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Unread 05-18-2021, 05:30 AM   #1
Iggy9
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Not sure if I should install this marble

Hi all, hope to get advice from pros on here regarding this marble I purchased and still unsure if I should install. I separated ones with orangish coloring. Are these ok or are they defective. Thank you for any insight.
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Unread 05-18-2021, 10:27 AM   #2
Carbidetooth
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Welcome Iggy. I suppose you could say it was defective if compared to porcelain tile that mimics marble. Mother Nature has her own rules and manufacturing standards. It is what it is.

Lots of stone that might have gone in scrap bin years ago ends up on store shelves now. Sold as "rustic" or "cottage" or "weathered" or some other hyperbole.

My bigger concern would be the floor structure to support such tile. Natural stone is far more demanding of substrate and typically requires augmentation of joists and subfloor. Have you checked your structure with the handy-dandy Deflecto tool in the dark blue band near top of page?
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Unread 05-18-2021, 11:01 AM   #3
Iggy9
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Hi Peter, thank you???? I checked it, however these are i-joists, spaced 16”.
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Unread 05-18-2021, 12:00 PM   #4
Carbidetooth
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Angela, if you look closely at your I joists, hopefully you'll find a manufacturer name and maybe even deflection specs. Even without that one could speculate based on the web and flange dimensions of the joists and span.

Unless enhanced joist structure and support was specified at time of original construction, it's unlikely that it will meet the L720 required for natural stone and probably falls in the L480 range, which is common for new-ish structures. Porcelain and ceramic tile is much less demanding of substrate.

This might be helpful:
https://www.techsupport.weyerhaeuser...le-Deflection-

If you were to install pictured stone on inadequate substrate, the "defects" you see would be the likely areas of failure.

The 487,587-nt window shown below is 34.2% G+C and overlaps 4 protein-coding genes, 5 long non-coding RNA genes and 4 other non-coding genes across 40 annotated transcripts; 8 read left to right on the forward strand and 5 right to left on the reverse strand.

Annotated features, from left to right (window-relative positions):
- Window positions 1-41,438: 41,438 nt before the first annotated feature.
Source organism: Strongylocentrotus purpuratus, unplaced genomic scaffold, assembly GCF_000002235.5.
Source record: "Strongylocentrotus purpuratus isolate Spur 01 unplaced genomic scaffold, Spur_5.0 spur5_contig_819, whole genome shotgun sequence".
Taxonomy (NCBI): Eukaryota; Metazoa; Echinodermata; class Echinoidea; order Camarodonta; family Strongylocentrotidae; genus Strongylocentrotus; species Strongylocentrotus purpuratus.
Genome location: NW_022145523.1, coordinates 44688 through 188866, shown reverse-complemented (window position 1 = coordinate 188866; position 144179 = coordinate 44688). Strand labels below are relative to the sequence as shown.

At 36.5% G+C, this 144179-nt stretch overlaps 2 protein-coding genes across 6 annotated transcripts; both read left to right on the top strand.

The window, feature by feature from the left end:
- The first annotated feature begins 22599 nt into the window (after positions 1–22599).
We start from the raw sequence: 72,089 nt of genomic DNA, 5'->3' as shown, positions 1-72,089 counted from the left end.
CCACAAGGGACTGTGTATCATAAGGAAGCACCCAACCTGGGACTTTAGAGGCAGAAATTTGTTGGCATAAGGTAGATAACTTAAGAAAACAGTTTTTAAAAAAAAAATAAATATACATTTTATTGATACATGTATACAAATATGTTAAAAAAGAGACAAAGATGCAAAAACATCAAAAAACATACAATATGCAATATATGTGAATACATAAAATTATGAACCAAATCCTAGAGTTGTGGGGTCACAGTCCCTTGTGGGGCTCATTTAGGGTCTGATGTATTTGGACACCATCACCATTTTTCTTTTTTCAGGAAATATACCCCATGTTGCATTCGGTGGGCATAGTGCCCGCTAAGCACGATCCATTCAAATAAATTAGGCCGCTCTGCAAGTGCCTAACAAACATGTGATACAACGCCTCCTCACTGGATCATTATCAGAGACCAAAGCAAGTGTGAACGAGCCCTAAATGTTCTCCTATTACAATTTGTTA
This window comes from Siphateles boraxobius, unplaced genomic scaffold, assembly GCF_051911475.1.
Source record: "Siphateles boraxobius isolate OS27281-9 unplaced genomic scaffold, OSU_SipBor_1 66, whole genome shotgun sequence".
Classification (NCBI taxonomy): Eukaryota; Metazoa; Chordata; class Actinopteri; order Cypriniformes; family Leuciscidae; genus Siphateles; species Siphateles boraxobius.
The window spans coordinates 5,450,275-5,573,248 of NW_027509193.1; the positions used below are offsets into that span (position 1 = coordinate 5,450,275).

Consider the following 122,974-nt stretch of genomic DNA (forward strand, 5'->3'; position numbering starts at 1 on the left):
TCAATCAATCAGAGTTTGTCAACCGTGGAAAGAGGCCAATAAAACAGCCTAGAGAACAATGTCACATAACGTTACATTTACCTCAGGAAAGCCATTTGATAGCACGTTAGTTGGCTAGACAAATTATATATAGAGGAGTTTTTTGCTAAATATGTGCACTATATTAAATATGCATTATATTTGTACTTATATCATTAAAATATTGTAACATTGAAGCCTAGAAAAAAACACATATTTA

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Unread 05-18-2021, 12:52 PM   #5
Lazarus
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I agree with Peter. The brown areas are typically iron oxide that occurs naturally in some marble. While it can, in some instances, be attractive as an accent...the truth is that it IS a "weak area" in the structure, and as such, requires a very solid underlayment to avoid cracking. Over a concrete slab, it is doable. Over anything else...it's a bit of a crapshoot.....
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Unread 05-19-2021, 06:32 AM   #6
Iggy9
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Thank you both! I’ll check out the I-joists today. Need to install this weekend, but I couldn’t find any white unmodified thinset to go over the ditra on floor (using this membrane to level transition from hardwood). Going to a tile shop also today that carries Ardex X5 and see if they have white in stock. And also check for a different tile.
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Unread 05-19-2021, 11:05 AM   #7
cx
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Welcome, Angela.

It's not only the joist structure that must meet a much stricter standard than that for ceramic tile, it's also the subflooring, as Peter alluded in post #2. For a natural stone installation, you must have a double layer of subflooring, regardless the joist spacing.

If you're trying to match the height of an adjacent floor using Ditra, I suspect you have not considered the second layer of plywood you must add where your natural stone tile will be installed.

As for the thinset mortar, you're gonna hafta violate somebody's installation requirements. Schluter wants you to use an unmodified thinset mortar (ANSI A118.1) to install your stone. The manufacturer - well, the cutter and finisher - of your stone tiles wants you to use a modified thinset mortar (A118.4). I'd recommend you use the modified mortar wihich should be easy to locate in white. See my warranty information below.

My opinion; worth price charged.
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Unread 05-20-2021, 12:49 PM   #8
Iggy9
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Thank you, CX, love the warranty info. This has definitely been a learning experience, I had zero knowledge of these requirements for stone. I haven’t had much of a good feeling going ahead with this marble. I’m kinda out of options so fingers crossed it goes well and doesn’t crack.
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